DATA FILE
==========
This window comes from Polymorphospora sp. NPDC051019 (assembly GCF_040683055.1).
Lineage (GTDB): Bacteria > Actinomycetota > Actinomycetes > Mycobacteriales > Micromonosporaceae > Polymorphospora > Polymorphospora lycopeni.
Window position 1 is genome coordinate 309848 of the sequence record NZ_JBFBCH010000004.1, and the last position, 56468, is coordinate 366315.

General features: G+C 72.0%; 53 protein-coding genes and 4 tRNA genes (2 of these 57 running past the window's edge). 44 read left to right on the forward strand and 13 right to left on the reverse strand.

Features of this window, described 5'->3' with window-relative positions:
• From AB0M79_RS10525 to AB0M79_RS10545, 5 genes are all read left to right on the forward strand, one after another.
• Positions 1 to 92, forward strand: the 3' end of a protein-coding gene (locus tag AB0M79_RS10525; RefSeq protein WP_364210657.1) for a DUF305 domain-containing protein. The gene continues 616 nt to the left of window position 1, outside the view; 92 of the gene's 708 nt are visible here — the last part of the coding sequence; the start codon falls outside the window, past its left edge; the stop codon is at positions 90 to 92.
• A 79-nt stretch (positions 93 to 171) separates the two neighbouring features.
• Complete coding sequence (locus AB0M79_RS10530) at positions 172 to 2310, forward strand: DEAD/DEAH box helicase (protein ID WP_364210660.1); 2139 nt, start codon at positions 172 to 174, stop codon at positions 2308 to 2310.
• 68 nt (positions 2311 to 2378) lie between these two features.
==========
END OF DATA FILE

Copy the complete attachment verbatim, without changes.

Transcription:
This window comes from Polymorphospora sp. NPDC051019 (assembly GCF_040683055.1).
Lineage (GTDB): Bacteria > Actinomycetota > Actinomycetes > Mycobacteriales > Micromonosporaceae > Polymorphospora > Polymorphospora lycopeni.
Window position 1 is genome coordinate 309848 of the sequence record NZ_JBFBCH010000004.1, and the last position, 56468, is coordinate 366315.

General features: G+C 72.0%; 53 protein-coding genes and 4 tRNA genes (2 of these 57 running past the window's edge). 44 read left to right on the forward strand and 13 right to left on the reverse strand.

Features of this window, described 5'->3' with window-relative positions:
• From AB0M79_RS10525 to AB0M79_RS10545, 5 genes are all read left to right on the forward strand, one after another.
• Positions 1 to 92, forward strand: the 3' end of a protein-coding gene (locus tag AB0M79_RS10525; RefSeq protein WP_364210657.1) for a DUF305 domain-containing protein. The gene continues 616 nt to the left of window position 1, outside the view; 92 of the gene's 708 nt are visible here — the last part of the coding sequence; the start codon falls outside the window, past its left edge; the stop codon is at positions 90 to 92.
• A 79-nt stretch (positions 93 to 171) separates the two neighbouring features.
• Complete coding sequence (locus AB0M79_RS10530) at positions 172 to 2310, forward strand: DEAD/DEAH box helicase (protein ID WP_364210660.1); 2139 nt, start codon at positions 172 to 174, stop codon at positions 2308 to 2310.
• 68 nt (positions 2311 to 2378) lie between these two features.